At our second Art in Focus lecture of the summer, Dr. Elliot Bostwick Davis took us on a journey that included cave paintings, petroglyphs, Arizona landscapes, sand art, the WPA, the Art Student League, and an apartment on East Sixty-First Street. These are all elements that swirled around the creation of Jackson Pollock’s Mural, painted in 1943.
Davis, the John Moors Cabot Art Chair of the Americas Department at the Museum of Fine Arts, Boston, has been researching the mural that Peggy Guggenheim commissioned form Pollock for her New York City apartment. The huge resulting canvas, filled with bright colors and energetic forms, helped propel Pollock to the forefront of the art world. Within those forms can be seen many possible strands of influence that Davis tied together, weaving a picture of possibilities.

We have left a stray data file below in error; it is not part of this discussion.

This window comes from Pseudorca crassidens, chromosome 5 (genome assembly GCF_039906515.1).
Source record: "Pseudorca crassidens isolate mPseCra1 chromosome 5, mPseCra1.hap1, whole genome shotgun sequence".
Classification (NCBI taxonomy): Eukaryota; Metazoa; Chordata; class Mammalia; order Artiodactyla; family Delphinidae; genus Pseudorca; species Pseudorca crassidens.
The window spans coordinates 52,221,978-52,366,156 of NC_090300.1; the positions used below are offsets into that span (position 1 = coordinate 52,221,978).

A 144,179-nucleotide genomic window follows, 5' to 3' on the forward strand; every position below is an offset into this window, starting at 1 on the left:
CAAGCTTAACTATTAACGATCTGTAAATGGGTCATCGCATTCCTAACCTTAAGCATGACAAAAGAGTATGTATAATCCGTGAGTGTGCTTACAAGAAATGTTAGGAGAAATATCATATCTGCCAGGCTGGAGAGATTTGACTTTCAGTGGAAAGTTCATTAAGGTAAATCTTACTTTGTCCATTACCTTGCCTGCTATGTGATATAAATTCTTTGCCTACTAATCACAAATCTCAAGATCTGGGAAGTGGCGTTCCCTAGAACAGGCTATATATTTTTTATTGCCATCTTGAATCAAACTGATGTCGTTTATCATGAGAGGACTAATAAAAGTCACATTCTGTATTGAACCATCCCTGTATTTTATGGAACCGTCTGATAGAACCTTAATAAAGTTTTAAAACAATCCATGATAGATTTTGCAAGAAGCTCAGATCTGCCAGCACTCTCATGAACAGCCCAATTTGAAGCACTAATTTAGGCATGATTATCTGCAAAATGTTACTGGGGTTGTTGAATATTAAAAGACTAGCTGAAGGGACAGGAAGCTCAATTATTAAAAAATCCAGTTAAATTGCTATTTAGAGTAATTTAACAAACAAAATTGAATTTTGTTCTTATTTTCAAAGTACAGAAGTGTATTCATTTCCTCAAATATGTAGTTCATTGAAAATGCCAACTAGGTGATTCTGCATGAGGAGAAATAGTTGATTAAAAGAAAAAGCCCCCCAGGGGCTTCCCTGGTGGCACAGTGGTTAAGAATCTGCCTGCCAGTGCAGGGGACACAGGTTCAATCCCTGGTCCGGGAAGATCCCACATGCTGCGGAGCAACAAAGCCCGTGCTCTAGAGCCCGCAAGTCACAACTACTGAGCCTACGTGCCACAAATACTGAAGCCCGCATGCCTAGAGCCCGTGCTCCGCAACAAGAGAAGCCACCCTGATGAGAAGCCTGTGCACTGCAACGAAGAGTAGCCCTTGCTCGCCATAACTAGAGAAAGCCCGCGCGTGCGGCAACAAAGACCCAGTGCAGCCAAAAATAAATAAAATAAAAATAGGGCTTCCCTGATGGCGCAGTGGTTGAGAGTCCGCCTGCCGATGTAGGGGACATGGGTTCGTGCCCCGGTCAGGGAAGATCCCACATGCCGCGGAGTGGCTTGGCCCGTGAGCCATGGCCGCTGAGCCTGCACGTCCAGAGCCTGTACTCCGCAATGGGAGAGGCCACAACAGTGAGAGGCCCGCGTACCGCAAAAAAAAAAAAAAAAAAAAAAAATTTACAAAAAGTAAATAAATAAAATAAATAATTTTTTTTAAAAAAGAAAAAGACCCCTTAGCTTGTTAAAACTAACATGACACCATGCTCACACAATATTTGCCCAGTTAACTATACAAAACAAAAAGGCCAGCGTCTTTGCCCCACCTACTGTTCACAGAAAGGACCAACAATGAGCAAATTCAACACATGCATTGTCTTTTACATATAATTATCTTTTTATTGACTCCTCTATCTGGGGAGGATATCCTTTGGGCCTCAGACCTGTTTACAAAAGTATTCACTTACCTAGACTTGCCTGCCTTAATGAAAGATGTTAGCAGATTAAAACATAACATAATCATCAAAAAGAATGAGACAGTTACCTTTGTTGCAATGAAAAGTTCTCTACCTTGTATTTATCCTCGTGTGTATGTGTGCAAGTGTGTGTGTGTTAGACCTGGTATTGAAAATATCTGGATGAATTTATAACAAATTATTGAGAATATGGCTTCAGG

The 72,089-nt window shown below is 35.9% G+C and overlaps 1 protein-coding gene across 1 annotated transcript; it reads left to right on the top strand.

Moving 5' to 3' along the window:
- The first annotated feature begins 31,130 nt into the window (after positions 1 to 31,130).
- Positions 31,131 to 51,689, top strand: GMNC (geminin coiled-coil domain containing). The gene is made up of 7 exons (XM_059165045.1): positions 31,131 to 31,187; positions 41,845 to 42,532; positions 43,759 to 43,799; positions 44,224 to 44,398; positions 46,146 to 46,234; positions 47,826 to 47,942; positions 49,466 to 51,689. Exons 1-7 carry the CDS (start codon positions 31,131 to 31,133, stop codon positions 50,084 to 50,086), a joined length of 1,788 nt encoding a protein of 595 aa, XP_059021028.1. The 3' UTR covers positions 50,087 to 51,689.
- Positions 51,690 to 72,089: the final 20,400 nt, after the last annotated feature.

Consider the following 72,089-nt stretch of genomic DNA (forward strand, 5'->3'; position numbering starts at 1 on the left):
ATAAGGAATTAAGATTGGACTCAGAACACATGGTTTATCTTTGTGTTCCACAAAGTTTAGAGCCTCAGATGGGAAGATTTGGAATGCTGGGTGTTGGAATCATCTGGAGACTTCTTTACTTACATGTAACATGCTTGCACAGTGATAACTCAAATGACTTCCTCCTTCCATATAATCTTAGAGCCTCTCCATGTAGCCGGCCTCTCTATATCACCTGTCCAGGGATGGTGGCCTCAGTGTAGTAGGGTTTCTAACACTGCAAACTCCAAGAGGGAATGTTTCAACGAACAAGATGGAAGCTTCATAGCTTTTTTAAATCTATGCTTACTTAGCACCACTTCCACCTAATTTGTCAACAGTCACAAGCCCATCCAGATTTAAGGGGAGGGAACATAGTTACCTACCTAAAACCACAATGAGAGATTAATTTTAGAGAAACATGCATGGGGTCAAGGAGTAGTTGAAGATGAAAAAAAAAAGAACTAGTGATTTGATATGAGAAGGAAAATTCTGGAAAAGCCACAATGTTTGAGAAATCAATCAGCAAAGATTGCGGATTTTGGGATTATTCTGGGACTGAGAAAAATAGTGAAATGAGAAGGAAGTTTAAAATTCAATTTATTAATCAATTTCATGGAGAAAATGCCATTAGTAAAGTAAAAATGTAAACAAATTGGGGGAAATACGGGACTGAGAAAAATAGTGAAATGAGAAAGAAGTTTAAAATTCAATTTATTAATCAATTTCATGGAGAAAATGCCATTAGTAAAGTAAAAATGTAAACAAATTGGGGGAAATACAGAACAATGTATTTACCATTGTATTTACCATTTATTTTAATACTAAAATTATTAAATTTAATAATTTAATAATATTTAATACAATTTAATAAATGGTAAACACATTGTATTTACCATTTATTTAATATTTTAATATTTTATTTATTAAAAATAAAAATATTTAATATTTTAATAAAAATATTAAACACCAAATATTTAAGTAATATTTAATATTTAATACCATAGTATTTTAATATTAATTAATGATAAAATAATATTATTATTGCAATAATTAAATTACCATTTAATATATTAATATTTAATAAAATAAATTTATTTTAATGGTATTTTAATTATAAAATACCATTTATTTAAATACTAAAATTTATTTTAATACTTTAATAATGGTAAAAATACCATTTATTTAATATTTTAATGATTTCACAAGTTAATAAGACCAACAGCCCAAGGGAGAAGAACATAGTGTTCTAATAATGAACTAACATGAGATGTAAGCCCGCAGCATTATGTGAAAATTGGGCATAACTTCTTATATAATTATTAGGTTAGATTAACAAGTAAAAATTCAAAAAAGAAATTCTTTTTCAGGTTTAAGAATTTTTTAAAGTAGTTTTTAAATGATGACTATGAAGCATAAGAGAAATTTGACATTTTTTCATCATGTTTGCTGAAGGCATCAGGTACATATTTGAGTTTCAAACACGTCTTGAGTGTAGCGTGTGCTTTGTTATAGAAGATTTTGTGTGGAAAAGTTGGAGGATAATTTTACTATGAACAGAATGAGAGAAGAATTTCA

Among some of the many highlights from what we learned about the art world of New York at that time: David Alfaro Siqueros was running an experimental workshop for artists and exposed Pollock to unconventional painting techniques; a 1941 MOMA exhibit of Native American Art included demonstrations of Navajo sand painting; German ethnologist Leo Frobenius was touring museums with watercolor copies of prehistoric art gathered from sites around the world.
There’s more to this fascinating piece so if you get the chance, try to see Pollock’s Mural on tour. It will be in Boston from July 2019 – January 2020 so if you make it up there, say hello to Elliot!
The Art in Focus lecture series is co-sponsored by the Pollock-Krasner House and Study Center and made possible by support from the John H. Marburger III Fund of Stony Brook University. The lectures are free and open to the public. We hope you can join us for our final talk be on June 19th.